A place for my ramblings, stories and such.

Thurs. 19May16 - Day 2 - Williams, AZ to Gallup, NM

Well, that was unexpected!

After a restful night at my hotel in Williams, I went out to pack up and head to breakfast, only to find The Lady and The Tramp covered in frost. Needless to say, she was not amused with my forgetting to put a cover over her after we arrived at the hotel here ...  She'd become quite spoiled (Hello, Prima Donna?) with having a garage of her own at home.  Honestly!  I forgot to check the overnight forecast, as frost was not on my mind.
And that wasn't the only 'surprise' while packing out... I had brought my air mattress, sheets, pillows, and comforter along, as I planned to use them on my return trip west.  I had packed the pillows in one Space Bag, the comforter and mattress pad in another, and the sheets in a third.  When I opened the trailer, I found that the Space Bag holding the comforter had developed a leak overnight and swelled back up to full size... Derp... Needless to say, I had no way to fix that problem, so those bits of bedding were donated to the hotel staff right then and there.
A plus to that is I now had a bit more room in the trailer, which would be needed later in the journey.

Breakfast, and onward to Gallup!
After staging, we were treated to a lovely breakfast, compliments of John Moore, mayor of Williams, and his son.  While doing our respective 'pre-flight' checks, a fellow platoon mate found his ride to be a tad low on oil.  I was glad to share some of my 'spares' with him, to ensure a day of safe riding.
Today is scheduled to be a fairly short (225 miles), but fun, ride to Gallup.  Our first stop out of Williams was a parade through, and fuel stop in, Winslow, AZ.
After refueling in Winslow, it was a short, 30-odd mile leg to lunch and fuel in Holbrook, AZ.  It was during this leg that I found myself in the right track, pacing a fellow rider and his co-rider who were in the left track ahead of me.  This couple, and their ride, were memorable for two reasons.  The first was their more unique trailer.  The second was, as also noted by fellow platoon mates, due to his inability, at least until this point in the run, to keep consistent pacing and placement in whatever track he was riding.  Until this point, fellow riders and platoon leadership had been providing the necessary feedback to this couple, in an effort to help them improve their riding skills, while platoon mates increased their spacing around this couple.
The pack had not yet reached the highway when I had my first close encounter with them.  Making a turn as we approached the super slab, he drifted, with no signal or indication, directly into my track, but corrected very shortly thereafter.  I increased my spacing, for safety.  Unfortunately, during this short leg, they managed to drift out of the left track and into my track, seven more times.
We arrived safely for lunch in Holbrook, AZ, hosted by American Legion Post 37.

Taken from mid-pack, in the parking lot.

Taken from mid-pack, in the parking lot, other view.

Of potholes and trailers...
Despite our vigilance, sometimes, the construction areas or potholes would try to get the best of us.  Today, while traveling to Gallup, we hit a few multi-lane wide pothole/crater fields.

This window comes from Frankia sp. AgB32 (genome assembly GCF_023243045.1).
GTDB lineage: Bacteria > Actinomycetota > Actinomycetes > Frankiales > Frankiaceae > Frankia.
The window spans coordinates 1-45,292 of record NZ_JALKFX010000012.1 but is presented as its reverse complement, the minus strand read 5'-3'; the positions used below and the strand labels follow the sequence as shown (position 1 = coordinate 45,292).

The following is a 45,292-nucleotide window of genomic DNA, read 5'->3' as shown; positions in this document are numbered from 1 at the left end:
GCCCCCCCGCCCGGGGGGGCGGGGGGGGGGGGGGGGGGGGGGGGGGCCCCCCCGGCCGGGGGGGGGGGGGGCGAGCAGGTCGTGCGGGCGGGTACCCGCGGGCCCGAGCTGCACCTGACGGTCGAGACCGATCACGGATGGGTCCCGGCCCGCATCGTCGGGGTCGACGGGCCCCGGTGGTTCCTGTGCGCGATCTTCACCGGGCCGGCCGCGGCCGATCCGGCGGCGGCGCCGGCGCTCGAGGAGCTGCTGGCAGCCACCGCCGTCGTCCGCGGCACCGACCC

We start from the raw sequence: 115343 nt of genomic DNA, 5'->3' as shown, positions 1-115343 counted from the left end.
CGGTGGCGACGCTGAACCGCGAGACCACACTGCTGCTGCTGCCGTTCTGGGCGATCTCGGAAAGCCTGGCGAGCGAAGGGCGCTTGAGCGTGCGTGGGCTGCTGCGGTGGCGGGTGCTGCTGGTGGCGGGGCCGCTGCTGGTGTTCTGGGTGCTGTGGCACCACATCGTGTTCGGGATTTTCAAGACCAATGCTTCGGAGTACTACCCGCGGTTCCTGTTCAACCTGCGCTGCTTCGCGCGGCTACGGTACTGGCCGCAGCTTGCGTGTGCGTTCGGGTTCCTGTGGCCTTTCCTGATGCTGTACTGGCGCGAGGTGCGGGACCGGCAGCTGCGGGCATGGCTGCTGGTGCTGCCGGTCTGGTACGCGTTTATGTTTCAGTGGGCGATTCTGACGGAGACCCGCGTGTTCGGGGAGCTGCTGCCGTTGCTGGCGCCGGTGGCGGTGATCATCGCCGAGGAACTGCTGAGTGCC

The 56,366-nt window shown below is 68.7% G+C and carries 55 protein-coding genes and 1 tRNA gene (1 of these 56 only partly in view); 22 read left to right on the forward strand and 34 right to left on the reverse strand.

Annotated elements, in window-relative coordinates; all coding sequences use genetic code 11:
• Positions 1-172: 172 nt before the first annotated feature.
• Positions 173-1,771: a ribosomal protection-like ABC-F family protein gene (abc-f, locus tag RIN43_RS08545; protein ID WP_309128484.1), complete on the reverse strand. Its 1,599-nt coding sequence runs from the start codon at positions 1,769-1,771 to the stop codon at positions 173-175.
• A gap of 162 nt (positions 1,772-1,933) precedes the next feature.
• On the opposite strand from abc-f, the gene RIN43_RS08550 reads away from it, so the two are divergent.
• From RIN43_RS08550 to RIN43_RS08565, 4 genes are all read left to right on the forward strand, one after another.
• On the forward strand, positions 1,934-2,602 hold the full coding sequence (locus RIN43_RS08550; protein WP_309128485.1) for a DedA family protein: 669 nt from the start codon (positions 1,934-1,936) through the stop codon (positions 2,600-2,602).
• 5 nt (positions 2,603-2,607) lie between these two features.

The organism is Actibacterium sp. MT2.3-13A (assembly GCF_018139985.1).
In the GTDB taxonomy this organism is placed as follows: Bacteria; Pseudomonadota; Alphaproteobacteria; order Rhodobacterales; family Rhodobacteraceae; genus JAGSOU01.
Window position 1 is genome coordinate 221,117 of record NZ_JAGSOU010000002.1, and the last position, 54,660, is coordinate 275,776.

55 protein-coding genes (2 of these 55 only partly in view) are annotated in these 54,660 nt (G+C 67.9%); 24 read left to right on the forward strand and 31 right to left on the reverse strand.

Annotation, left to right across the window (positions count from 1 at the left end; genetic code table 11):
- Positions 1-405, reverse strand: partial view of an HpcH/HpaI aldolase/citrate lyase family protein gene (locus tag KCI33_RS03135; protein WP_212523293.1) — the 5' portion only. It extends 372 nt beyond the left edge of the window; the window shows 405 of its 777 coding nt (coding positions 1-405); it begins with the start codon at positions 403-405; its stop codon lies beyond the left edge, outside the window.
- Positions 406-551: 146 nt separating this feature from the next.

While riding in the left track, a fellow rider ahead of me, in the right track, hit a really bad run of rough super slab.  One pothole was deep enough that, when his right trailer tire hit it, the trailer leapt about 1' into the air.  When it landed, it hit very, very hard.  I didn't realize JUST how hard his trailer landed until the rider behind him came alongside me to pass a message.  That trailing rider saw that the trailers' landing had caused the axle to bend and the tires to splay out.
I immediately came abreast of the affected rider and loudly informed him that he needed to Tap Out and check his trailer, which he did.  Unfortunately, we didn't see him again until much later in the day.

Picking up a significant LEO escort team...

As we crossed into New Mexico, we met up with what would be a really awesome escort team. It turns out that the New Mexico State Police had arranged to basically shut down the eastbound side of the interstate around us as we transited the state. Not only that, but we had a dedicated team of NMSP motorcycle officers set to escort the pack from state border to border.
Despite their rides being armed to the teeth, the NMSP motormen were absolutely awesome.  They seemed to enjoy escorting us on our mission and ensuring our safety just as much as we enjoyed having them along for this part of the run.

Arrival in Gallup, NM
Unbeknownst to me, this was going to be the first of many very emotionally moving experiences along the run.  Upon arriving in Gallup, we paraded through town, arriving at Red Rock Park, where we were hosted by the Navajo Nation and The Black Creek Gourd Society.
We were welcomed into the Navajo Nation with native song and ritual.  Short video clips of the ceremonies can be viewed here:
Ceremony video 1
Ceremony video 2
Ceremony video 3
Another humbling experience here was that we were in the presence of one of the, if not the last, surviving Navajo Code Talkers from World War II.  More about the history of the Navajo Code Talkers, and their impact in war theaters, can be found here.

After these moving experiences, we enjoyed dinner, provided by The City of Gallup at the park. 

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Friday, April 19, 2024